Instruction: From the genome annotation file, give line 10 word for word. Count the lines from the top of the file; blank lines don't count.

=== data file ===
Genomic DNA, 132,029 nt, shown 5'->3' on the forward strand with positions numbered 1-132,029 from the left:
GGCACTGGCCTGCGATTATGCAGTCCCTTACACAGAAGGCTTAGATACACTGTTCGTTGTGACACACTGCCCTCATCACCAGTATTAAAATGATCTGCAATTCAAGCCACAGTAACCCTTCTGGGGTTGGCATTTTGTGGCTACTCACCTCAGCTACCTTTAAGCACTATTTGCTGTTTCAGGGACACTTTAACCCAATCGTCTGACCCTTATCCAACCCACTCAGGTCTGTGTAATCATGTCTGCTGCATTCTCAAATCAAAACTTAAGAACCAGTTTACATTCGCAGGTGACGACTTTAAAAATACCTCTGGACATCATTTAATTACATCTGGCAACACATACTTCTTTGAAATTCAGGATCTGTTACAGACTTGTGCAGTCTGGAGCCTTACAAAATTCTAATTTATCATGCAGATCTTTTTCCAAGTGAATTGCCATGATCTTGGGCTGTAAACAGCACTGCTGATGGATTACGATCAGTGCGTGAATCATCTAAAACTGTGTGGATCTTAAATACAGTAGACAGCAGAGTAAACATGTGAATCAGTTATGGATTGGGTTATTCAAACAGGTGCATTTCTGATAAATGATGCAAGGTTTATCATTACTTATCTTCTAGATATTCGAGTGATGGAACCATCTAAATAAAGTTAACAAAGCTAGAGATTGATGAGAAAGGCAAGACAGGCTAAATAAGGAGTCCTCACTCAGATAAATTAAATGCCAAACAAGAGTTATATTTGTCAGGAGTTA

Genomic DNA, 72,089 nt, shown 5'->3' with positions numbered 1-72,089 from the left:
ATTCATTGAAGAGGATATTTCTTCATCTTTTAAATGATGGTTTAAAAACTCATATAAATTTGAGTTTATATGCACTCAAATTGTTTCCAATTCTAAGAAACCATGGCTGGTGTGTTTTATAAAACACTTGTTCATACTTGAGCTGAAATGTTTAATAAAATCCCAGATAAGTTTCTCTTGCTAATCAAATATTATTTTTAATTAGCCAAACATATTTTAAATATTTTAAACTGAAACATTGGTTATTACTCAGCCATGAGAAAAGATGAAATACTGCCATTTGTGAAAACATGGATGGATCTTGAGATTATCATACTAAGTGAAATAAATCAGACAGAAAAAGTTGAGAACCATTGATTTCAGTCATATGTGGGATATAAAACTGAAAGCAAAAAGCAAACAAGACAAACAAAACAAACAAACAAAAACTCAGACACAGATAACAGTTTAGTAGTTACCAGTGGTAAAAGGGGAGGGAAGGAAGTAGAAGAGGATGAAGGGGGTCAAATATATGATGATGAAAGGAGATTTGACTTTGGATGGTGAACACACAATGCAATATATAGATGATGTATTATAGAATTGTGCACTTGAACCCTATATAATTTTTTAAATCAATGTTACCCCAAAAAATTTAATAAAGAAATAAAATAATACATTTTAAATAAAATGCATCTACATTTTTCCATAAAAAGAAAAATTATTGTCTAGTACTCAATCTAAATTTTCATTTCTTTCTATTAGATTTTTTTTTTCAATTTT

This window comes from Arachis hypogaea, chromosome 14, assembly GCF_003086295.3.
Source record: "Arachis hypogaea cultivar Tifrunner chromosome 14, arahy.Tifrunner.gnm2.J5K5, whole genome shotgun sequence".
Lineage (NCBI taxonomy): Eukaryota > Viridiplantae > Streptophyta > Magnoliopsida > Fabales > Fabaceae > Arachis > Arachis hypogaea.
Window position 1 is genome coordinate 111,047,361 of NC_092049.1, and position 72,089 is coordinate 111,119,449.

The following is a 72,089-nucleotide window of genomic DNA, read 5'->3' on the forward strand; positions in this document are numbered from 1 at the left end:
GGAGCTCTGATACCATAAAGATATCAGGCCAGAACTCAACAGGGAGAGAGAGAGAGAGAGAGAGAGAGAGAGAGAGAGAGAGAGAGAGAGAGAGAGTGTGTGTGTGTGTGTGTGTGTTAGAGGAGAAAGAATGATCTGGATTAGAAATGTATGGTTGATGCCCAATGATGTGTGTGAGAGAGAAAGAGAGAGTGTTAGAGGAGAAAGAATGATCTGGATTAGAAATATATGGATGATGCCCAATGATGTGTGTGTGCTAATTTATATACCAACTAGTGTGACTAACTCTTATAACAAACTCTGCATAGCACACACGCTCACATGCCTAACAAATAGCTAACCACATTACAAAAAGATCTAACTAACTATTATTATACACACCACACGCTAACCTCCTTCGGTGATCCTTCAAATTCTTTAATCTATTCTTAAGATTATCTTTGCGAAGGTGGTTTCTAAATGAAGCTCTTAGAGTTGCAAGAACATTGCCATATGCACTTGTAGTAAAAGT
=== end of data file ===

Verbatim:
GGAGCTCTGATACCATAAAGATATCAGGCCAGAACTCAACAGGGAGAGAGAGAGAGAGAGAGAGAGAGAGAGAGAGAGAGAGAGAGAGAGAGAGAGTGTGTGTGTGTGTGTGTGTGTTAGAGGAGAAAGAATGATCTGGATTAGAAATGTATGGTTGATGCCCAATGATGTGTGTGAGAGAGAAAGAGAGAGTGTTAGAGGAGAAAGAATGATCTGGATTAGAAATATATGGATGATGCCCAATGATGTGTGTGTGCTAATTTATATACCAACTAGTGTGACTAACTCTTATAACAAACTCTGCATAGCACACACGCTCACATGCCTAACAAATAGCTAACCACATTACAAAAAGATCTAACTAACTATTATTATACACACCACACGCTAACCTCCTTCGGTGATCCTTCAAATTCTTTAATCTATTCTTAAGATTATCTTTGCGAAGGTGGTTTCTAAATGAAGCTCTTAGAGTTGCAAGAACATTGCCATATGCACTTGTAGTAAAAGT